‘There is a huge amount of sector knowledge in these areas already, so we want to encourage entries from right across the built environment community – not just architectural practices of every size but modular homes pioneers, larger housebuilders, contractors, designers, innovators and other supply chain partners. If you haven’t considered entering an architectural competition previously, this could be the one for you.’

Christopher Pincher became the 10th housing minister since 2010 following the departure of Esther McVey in last month’s ministerial clear-out. At the start of February, protesters demonstrated outside the Ministry of Housing, Communities and Local Government (MHCLG) against the ‘unambitious’ new Part L, which covers conservation of fuel and power in the home, and Part F, which relates to ventilation.

According to the government, the regulatory changes form part of its strategy to create a Future Homes Standard by 2025, aimed at encouraging low-carbon heating and creating ‘world-leading levels of energy efficiency’. The alterations to the Regs are seen as a milestone towards the government’s target of achieving net zero emissions by 2050.

However, campaigners say the proposed new standards fall woefully short, adding that the Future Homes Standard did not consider the embodied carbon of buildings. There are concerns, too, about a move to strip forward-thinking local authorities of their powers to set higher energy efficiency standard.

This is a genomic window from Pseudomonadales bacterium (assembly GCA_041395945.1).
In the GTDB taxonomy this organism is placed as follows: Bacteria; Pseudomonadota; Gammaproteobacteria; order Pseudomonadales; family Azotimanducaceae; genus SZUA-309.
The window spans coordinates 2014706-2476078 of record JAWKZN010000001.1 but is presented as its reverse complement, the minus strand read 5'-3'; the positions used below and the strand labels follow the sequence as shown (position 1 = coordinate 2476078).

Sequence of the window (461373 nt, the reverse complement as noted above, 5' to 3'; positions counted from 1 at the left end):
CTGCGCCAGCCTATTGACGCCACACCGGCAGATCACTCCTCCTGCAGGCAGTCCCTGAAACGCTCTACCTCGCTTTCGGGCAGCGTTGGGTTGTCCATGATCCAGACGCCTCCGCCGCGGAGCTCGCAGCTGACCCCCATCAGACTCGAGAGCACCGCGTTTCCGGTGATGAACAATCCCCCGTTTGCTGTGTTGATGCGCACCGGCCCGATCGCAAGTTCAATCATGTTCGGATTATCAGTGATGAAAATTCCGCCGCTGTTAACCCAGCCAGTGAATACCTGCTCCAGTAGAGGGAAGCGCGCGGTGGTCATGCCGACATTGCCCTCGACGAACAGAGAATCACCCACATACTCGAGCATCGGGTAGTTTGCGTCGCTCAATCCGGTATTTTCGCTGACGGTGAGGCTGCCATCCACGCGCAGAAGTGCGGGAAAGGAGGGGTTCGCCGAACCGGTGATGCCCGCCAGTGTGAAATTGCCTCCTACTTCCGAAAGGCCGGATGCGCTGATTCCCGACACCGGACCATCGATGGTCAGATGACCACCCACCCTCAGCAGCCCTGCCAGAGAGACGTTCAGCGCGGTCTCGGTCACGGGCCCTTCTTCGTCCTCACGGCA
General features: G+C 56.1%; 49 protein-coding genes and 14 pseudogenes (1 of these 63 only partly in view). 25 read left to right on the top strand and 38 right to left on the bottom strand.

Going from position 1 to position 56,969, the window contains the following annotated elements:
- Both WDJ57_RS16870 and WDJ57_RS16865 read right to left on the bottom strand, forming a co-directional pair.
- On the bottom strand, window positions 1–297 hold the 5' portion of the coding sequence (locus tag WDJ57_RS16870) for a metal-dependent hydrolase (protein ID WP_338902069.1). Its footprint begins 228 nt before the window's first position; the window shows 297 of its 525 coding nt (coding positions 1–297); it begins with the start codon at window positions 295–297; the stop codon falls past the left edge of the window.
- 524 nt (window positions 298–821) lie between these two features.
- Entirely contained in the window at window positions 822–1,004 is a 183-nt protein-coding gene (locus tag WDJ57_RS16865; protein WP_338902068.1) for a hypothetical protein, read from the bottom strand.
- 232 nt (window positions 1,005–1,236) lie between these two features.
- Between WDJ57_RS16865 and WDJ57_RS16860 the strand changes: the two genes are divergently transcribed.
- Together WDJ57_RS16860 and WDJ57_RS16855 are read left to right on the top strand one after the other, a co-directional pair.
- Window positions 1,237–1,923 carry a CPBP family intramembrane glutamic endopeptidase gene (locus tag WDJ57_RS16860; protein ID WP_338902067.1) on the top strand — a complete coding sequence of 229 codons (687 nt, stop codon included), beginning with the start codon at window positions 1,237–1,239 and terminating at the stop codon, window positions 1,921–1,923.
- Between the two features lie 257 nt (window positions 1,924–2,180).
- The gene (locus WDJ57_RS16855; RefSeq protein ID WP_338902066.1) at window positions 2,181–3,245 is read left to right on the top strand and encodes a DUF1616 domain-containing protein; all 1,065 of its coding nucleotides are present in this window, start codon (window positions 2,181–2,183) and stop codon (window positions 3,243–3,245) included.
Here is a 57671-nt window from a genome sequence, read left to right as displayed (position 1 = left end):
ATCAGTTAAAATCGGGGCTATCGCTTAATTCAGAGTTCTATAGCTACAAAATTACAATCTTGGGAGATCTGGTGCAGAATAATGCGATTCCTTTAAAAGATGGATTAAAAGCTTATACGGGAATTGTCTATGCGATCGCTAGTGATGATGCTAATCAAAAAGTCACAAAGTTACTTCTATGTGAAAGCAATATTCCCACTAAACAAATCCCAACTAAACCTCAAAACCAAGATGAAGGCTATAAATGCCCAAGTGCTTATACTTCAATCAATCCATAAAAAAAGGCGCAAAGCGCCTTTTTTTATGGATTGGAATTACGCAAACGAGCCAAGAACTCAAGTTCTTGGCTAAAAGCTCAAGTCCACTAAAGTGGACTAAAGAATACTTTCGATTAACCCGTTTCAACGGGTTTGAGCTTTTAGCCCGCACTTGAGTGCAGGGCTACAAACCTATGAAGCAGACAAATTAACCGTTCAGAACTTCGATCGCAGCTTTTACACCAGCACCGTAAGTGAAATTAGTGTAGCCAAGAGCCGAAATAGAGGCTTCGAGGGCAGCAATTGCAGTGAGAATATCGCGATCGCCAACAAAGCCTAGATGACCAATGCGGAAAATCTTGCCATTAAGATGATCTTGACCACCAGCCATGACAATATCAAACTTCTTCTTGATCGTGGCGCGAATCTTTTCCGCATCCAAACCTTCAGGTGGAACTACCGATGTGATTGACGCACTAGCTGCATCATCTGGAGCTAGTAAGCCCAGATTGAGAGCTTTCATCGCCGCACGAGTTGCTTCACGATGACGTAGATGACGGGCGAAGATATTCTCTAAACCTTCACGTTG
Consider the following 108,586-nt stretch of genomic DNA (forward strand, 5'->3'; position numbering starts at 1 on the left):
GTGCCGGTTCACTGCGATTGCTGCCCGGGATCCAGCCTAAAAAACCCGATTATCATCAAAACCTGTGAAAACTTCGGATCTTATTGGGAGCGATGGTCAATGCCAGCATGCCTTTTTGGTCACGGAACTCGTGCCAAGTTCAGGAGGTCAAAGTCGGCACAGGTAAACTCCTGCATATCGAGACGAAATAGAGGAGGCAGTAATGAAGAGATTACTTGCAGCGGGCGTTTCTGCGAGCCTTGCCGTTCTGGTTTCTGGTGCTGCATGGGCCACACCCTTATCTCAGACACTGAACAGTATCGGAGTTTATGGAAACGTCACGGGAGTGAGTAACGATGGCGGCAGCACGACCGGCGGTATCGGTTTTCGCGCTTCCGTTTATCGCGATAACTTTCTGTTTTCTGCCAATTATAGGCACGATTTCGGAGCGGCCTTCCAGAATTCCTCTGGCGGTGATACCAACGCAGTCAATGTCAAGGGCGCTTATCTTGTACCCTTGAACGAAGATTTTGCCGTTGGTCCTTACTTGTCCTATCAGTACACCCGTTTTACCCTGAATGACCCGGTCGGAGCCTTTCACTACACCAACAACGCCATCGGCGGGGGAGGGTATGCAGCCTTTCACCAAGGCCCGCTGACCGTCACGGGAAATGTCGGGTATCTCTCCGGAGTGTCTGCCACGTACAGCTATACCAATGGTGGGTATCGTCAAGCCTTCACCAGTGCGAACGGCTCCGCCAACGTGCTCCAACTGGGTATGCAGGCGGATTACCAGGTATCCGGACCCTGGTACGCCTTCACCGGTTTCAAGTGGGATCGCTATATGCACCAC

Proposals for the ‘Home of 2030’ design contest must appeal to a wide variety of age groups and deliver adaptable solutions suitable for the changing needs of residents as they grow older. Schemes should also promote better health and wellbeing while harnessing innovative technology and construction techniques to deliver net-zero carbon emissions.

Anonymous phase one submissions must offer low embodied carbon in their construction and supply chain, harness low carbon technologies, and aim for minimal energy demand through fabric and system efficiency. Phase two submissions must consider fabric and system efficiency attributes, efficient and responsible sourcing, material efficiency and whole life carbon reduction, and predict anticipated performance in-use.